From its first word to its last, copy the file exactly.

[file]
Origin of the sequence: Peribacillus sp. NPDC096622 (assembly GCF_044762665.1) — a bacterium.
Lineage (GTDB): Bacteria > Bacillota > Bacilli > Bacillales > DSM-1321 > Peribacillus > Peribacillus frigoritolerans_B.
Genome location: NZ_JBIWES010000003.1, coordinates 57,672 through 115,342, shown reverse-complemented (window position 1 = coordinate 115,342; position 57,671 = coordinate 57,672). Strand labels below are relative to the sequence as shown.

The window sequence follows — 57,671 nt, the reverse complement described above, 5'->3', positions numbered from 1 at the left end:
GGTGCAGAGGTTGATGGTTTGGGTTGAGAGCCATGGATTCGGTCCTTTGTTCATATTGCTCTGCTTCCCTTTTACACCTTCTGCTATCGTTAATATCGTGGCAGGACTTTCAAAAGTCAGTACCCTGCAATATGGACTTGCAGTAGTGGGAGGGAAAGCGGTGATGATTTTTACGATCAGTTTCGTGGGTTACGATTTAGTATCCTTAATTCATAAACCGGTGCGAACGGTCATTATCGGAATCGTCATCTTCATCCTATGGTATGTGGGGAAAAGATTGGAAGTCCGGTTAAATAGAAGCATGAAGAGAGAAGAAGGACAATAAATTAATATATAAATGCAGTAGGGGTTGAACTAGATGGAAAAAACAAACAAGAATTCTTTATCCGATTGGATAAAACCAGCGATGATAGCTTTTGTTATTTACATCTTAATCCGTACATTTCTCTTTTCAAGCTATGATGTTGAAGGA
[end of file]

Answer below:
Origin of the sequence: Peribacillus sp. NPDC096622 (assembly GCF_044762665.1) — a bacterium.
Lineage (GTDB): Bacteria > Bacillota > Bacilli > Bacillales > DSM-1321 > Peribacillus > Peribacillus frigoritolerans_B.
Genome location: NZ_JBIWES010000003.1, coordinates 57,672 through 115,342, shown reverse-complemented (window position 1 = coordinate 115,342; position 57,671 = coordinate 57,672). Strand labels below are relative to the sequence as shown.

The window sequence follows — 57,671 nt, the reverse complement described above, 5'->3', positions numbered from 1 at the left end:
GGTGCAGAGGTTGATGGTTTGGGTTGAGAGCCATGGATTCGGTCCTTTGTTCATATTGCTCTGCTTCCCTTTTACACCTTCTGCTATCGTTAATATCGTGGCAGGACTTTCAAAAGTCAGTACCCTGCAATATGGACTTGCAGTAGTGGGAGGGAAAGCGGTGATGATTTTTACGATCAGTTTCGTGGGTTACGATTTAGTATCCTTAATTCATAAACCGGTGCGAACGGTCATTATCGGAATCGTCATCTTCATCCTATGGTATGTGGGGAAAAGATTGGAAGTCCGGTTAAATAGAAGCATGAAGAGAGAAGAAGGACAATAAATTAATATATAAATGCAGTAGGGGTTGAACTAGATGGAAAAAACAAACAAGAATTCTTTATCCGATTGGATAAAACCAGCGATGATAGCTTTTGTTATTTACATCTTAATCCGTACATTTCTCTTTTCAAGCTATGATGTTGAAGGA